We are in desperate need of new antimicrobials to combat the growing threat of drug resistant bacteria. I think the majority of the governments in industrialized nations recognize this threat and are finally starting to mobilize against it. As it currently stands, though, there is little incentive for drug makers to dive into the antibiotic field since there is little return on the investment. The House is seeking to change that.

From RAPS.org:

A newly introduced bipartisan [Reps. John Shimkus (R-IN) and Tony Cardenas (D-CA)] bill would seek to encourage the development of new antimicrobials by offering sponsors an additional 12 months of transferable exclusivity once certain priority antimicrobials are approved.

The exclusivity period is primarily what drug makers use to recoup on investments before medications head to generics, and this bill would allow the exclusivity to be transferred, “meaning the additional 12 months does not have to be applied to the antimicrobial and can be sold.That’s where the incentive lies.

The proposed bill is borne out of the 2016 law, the 21st Century Cares Act, which, “called to combat rising antimicrobial resistance by providing a central, easily accessible and up-to-date repository for antimicrobial susceptibility interpretive criteria, also known as antimicrobial ‘breakpoints.’” 

You can follow this Twitter thread to see more analysis of the potential law and why it’s an important incentive for drug makers:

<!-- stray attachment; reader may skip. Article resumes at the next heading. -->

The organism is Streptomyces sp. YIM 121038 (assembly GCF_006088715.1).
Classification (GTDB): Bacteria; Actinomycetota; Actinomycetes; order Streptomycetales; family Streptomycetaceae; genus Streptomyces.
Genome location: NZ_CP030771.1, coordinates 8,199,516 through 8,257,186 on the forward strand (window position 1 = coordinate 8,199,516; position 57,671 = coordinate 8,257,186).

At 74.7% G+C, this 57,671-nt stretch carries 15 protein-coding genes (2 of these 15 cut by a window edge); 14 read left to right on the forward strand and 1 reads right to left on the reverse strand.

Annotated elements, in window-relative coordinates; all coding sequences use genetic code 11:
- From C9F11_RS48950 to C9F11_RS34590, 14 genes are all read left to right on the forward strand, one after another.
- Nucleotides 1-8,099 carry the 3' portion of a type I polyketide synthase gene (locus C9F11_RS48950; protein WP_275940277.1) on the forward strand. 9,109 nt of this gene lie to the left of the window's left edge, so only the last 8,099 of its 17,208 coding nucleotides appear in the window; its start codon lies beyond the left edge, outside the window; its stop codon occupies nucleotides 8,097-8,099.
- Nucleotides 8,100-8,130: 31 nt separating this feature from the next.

This is coming at a critical juncture in the CF community. Just yesterday, some of our worst fears were confirmed – nontuberculous mycobacteria (NTM) is spreading through the cystic fibrosis patient population (at least in the UK). An analysis of the UK Cystic Fibrosis Registry found:

The prevalence of individuals with a NTM positive respiratory culture increased every year from 2010 (45 [1.3%]) to 2015 (156 [3.8%])… NTM infection is of increasing prevalence in the UK [pediatric] CF population. This study highlights the urgent need for work to establish effective treatment and prevention strategies for NTM infection in young people with CF.

If it’s happening there, it’s probably happening here too.

Also…side note… this is a tremendous use of Registry data! Hats off to the UK for joining the fight! Shall we recall a few weeks ago when we discussed the importance of registry data in detecting patterns and trends? Not that this was an open access finding, but I think it further proves the point that we should be utilizing patient registries to discover impactful issues across the patient population at large. Why not let patients aid in it?

Ultimately what I’m getting at here is we have a problem and we’re trying to address it. I say, “trying” because we need actionable steps to fight this problem, and we might be getting them!

Guess who will be the first to feel it if we let this problem spiral out of control…

NOW seems like a fantastic time to romanticize the issue, doesn’t it?